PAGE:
Cambridgeshire

Myles Bradbury: Theresa May told to 'hold herself to account'

Myles Bradbury Image copyright PA
Image caption CEOP knew Cambridge doctor Myles Bradbury was buying potentially harmful videos in 2012, the NCA said

A former head of the UK's child protection unit CEOP has called on Home Secretary Theresa May to "reflect on her position" over the government's handling of the Myles Bradbury case.

It emerged CEOP failed to tell police about the Cambridge doctor, who abused children with cancer, for 16 months.

Jim Gamble, head of CEOP from 2006-2010, said the unit was overworked and Ms May should "hold herself to account".

The Home Office declined to comment.

Bradbury, a paediatric haematologist from Herringswell, Suffolk, admitted abusing 18 boys in his care at Addenbrooke's Hospital in Cambridge, between 2009 and 2013.

He came to the attention of CEOP in July 2012 after being caught buying suspect videos online.

But the screen shots were graded as low risk and were not investigated further until his details were passed to Suffolk Police last November.

Image caption Jim Gamble says there is "far too much work" for CEOP since the merger with the National Crime Agency

By coincidence, the day Suffolk Police got the details, Addenbrooke's Hospital received its first complaint by a victim's grandmother about Bradbury and Cambridgeshire Police were notified.

Both forces arrested the 41-year-old in December. The court indictment shows he carried out much of his offending in the months CEOP had information on him.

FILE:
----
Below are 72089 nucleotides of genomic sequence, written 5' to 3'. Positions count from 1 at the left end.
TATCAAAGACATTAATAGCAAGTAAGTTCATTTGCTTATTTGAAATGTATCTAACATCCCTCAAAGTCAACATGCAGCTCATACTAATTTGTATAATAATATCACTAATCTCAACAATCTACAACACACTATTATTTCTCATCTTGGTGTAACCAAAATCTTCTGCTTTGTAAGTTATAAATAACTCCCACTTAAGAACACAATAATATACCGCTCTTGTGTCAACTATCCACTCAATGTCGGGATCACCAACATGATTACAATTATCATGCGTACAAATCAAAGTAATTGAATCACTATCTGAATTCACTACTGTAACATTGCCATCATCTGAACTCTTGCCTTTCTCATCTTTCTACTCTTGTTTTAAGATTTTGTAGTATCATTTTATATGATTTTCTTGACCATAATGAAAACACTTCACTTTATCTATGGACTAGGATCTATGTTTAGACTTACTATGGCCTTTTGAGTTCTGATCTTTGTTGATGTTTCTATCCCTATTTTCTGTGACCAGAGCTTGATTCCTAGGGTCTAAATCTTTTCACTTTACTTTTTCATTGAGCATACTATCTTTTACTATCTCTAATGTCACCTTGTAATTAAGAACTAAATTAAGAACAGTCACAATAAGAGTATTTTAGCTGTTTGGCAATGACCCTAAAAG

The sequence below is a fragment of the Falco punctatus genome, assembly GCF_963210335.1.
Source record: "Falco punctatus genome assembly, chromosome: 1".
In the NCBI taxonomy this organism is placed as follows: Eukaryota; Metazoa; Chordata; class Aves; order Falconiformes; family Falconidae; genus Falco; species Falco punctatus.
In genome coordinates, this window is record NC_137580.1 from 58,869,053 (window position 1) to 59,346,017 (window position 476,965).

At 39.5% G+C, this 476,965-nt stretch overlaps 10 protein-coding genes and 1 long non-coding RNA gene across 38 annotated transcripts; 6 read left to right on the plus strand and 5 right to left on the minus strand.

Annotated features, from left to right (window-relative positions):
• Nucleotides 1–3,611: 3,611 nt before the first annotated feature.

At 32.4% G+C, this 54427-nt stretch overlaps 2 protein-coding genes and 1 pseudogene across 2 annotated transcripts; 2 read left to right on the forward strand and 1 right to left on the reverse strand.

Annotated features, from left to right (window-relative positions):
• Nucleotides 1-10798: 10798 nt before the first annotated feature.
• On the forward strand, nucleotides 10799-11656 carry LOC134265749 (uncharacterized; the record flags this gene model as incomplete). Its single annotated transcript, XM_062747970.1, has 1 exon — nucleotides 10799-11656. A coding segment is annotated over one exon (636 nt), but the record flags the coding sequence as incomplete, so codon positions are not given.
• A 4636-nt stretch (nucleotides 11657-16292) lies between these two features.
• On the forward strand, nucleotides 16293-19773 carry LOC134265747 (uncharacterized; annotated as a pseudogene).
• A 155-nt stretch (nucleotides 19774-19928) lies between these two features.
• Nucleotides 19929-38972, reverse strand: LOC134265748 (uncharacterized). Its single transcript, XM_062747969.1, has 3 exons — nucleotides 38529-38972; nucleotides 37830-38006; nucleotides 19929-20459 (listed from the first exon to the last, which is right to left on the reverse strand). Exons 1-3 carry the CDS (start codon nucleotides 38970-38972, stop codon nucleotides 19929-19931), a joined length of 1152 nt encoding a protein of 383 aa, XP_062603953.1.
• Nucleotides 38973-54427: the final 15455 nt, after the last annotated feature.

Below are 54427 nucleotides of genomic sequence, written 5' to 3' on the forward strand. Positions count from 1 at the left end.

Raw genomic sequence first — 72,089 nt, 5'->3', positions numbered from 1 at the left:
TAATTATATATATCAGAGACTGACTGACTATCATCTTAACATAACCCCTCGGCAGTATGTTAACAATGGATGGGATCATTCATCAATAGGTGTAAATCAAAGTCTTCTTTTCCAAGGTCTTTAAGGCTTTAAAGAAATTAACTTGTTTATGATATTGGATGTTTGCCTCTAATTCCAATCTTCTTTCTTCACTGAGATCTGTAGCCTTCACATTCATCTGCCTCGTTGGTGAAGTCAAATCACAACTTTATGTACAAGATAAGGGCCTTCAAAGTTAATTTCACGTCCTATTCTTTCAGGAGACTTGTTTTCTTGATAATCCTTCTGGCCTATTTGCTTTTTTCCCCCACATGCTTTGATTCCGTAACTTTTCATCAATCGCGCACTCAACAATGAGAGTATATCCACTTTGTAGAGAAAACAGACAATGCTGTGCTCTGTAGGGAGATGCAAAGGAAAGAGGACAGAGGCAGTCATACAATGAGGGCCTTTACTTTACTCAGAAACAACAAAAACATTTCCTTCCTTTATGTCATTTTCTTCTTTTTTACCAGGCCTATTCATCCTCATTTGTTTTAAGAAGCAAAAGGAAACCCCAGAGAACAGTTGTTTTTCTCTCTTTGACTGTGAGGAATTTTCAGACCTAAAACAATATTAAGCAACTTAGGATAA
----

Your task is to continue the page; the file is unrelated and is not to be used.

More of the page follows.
Image copyright PA
Image caption Dr Myles Bradbury was one of 2,345 names given to CEOP

The National Crime Agency, which now runs CEOP, said it carried out a review of the delay and acted on those recommendations, but has since referred itself to the Independent Police Complaints Commission (IPCC).

Mr Gamble resigned over the planned merger of NCA and CEOP.

"I am so sorry for the hardworking few in CEOP where there's simply far too much work for far too few people where they've lost expertise," he said.

"We've got to point the finger of blame where it belongs - and that is to this government and this home secretary who diverted CEOP from a path where it would consolidate child protection resources, to a place where it was being assimilated into a much larger organisation with a very different focus and culture.

"She should hold herself to account, as she asked Shaun Wright (South Yorkshire Police and Crime Commissioner) to do, and reflect on her position, because it would be ridiculous for her not to apply the same standards to herself."

A Home Office spokesperson said: "It would be inappropriate to comment while the Independent Police Complaints Commission is investigating."

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